Smartphones and tablets are essentially mobile computers. They allow you to access the internet and email, download applications and games and store photos, videos and your personal information on them. Therefore it is important to realise that you need to protect and secure your phone just as you would your home computer or laptop.
The many features and functions that make your phone ‘smart’ also make it susceptible to malicious software like viruses and Trojans. If your phone is not secure then it could be damaged by malware and viruses. Also the compact and mobile nature of your phone makes it much easier to lose or have it stolen. If it is lost or stolen then someone could access the information stored on it, this could be your own personal information or it could be confidential Trinity data which you have an obligation to protect.
In order to protect your phone or tablet and the data stored on it you should have a look at the security features that are available in your device. All devices should have security settings, though the exact options available will differ depending on manufacturer, model and software version. At a minimum we advise that everyone ensures that they have:
- Set a password or Personal Identification Number (PIN) on the phone or tablet that is then necessary to know in order to access the device. This is the most effective simple security measure that you can utilise to minimise loss and disruption in the event that your phone or tablet is lost or stolen.
- Ensure your phone or tablet is automatically locking if it has not been used for a set period of time. In conjunction with the step above an automatic lock is a very strong control to have in place to prevent unauthorised access to your data.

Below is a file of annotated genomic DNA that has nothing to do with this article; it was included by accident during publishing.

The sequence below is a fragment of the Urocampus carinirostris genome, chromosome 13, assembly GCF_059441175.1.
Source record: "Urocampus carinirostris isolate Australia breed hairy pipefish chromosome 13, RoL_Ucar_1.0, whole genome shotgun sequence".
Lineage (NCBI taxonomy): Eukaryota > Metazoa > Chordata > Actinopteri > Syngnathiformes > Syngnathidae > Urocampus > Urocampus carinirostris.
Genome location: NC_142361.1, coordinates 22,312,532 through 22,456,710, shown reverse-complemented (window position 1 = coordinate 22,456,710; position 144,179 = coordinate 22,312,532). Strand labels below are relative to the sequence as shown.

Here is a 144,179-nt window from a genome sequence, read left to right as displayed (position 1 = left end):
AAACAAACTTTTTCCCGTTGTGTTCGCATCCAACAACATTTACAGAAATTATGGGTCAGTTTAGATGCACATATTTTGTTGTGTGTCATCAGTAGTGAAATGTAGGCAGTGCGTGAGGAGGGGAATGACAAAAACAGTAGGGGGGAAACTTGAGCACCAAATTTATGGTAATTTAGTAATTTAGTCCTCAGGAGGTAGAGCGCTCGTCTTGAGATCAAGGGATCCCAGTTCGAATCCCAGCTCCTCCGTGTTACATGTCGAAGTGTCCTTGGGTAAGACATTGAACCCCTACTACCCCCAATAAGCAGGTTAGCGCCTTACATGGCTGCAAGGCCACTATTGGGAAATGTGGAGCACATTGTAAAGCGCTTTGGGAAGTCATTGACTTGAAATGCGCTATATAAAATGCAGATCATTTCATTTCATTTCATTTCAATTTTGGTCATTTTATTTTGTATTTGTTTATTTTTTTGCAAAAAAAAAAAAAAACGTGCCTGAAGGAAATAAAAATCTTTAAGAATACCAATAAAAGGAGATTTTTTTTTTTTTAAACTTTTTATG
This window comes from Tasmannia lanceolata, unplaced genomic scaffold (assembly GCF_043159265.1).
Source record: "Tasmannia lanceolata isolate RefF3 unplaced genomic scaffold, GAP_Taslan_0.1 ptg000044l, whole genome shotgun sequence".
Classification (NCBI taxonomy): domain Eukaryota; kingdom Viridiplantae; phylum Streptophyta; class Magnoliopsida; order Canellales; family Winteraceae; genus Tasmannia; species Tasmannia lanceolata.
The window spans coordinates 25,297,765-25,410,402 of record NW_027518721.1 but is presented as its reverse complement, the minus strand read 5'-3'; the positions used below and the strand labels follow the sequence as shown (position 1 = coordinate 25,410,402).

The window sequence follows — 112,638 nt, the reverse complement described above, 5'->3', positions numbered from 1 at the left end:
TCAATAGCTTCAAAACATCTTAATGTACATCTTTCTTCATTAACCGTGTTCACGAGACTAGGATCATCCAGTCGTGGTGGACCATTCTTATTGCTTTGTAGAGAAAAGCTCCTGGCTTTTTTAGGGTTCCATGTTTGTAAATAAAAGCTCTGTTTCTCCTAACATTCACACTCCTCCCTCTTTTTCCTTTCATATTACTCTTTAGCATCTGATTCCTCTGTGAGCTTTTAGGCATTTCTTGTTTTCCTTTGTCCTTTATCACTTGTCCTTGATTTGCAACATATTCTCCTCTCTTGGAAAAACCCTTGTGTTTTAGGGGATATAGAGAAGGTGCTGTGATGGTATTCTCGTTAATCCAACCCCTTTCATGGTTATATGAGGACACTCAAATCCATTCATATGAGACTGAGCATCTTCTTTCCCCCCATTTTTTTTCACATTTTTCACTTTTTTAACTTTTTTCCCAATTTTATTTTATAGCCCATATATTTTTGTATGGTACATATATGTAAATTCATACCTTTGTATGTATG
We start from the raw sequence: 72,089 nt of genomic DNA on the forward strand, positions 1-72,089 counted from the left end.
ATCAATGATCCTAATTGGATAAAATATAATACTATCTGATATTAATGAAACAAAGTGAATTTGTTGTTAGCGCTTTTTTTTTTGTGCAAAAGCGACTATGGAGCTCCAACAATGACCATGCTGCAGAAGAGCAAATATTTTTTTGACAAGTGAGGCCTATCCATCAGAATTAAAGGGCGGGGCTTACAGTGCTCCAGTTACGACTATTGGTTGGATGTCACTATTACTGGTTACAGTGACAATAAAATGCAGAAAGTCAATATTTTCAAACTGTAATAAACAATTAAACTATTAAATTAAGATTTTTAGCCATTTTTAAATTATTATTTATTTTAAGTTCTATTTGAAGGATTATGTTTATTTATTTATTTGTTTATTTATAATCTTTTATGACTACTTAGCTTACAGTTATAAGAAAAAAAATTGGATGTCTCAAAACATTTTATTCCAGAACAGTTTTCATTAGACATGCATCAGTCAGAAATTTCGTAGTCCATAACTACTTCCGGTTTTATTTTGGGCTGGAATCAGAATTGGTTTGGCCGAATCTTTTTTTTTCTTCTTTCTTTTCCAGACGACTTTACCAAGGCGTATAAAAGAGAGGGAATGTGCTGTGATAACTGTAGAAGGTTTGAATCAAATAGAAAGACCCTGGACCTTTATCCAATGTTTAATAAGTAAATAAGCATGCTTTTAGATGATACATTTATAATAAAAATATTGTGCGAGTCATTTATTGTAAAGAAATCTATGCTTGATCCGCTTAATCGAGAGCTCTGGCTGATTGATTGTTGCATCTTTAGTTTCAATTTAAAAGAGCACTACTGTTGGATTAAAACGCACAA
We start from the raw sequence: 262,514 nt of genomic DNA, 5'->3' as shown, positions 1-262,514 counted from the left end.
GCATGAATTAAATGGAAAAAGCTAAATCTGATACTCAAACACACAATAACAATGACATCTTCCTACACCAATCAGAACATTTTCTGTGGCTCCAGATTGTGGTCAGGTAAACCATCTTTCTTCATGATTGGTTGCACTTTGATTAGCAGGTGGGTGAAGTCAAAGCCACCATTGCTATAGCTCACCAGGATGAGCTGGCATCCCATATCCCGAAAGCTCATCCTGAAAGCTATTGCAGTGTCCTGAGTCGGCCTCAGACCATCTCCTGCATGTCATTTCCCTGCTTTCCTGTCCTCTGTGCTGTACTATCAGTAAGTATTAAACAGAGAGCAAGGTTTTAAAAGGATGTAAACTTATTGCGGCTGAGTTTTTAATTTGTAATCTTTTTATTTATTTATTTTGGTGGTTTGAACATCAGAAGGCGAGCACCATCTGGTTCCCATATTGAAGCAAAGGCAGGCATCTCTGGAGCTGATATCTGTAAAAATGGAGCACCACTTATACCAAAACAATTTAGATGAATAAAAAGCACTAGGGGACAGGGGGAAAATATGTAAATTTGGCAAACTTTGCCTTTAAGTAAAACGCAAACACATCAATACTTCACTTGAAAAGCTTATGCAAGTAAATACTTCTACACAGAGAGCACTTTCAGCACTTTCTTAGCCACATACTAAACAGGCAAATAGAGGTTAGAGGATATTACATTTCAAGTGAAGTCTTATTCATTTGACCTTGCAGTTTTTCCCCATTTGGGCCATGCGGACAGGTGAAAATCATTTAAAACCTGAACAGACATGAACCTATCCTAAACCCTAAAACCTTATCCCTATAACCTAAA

Phishing and SPAM
Anti-virus scanning systems ensure that all email entering and leaving Trinity is scanned for known viruses and infected emails are quarantined or deleted where appropriate. Email that is in 'quarantine' is not delivered to staff but you can check that no legitimate email has been mistakenly identified as spam.
We all need to treat any email that asks for your username and password details with extreme caution. The consequences of falling victim to a phishing attempt are not limited to your own account, but could affect the Trinity community as a whole. One compromised account could potentially endanger vast amounts of sensitive data. Or, one compromised account distributing large amounts of spam could result in Trinity losing email as a service entirely.
To address this ongoing problem IT Services have invested in a professional Cyber Security Awareness Training Programme for staff which aims to enable staff to more effectively identify fraudulent email and subsequently to respond appropriately to future phishing, malware and ransomware attacks.
Everyone needs to take the time to ensure you remain aware of potential cyber security risks and the steps you need to take to ensure that both your own and the University information is secure.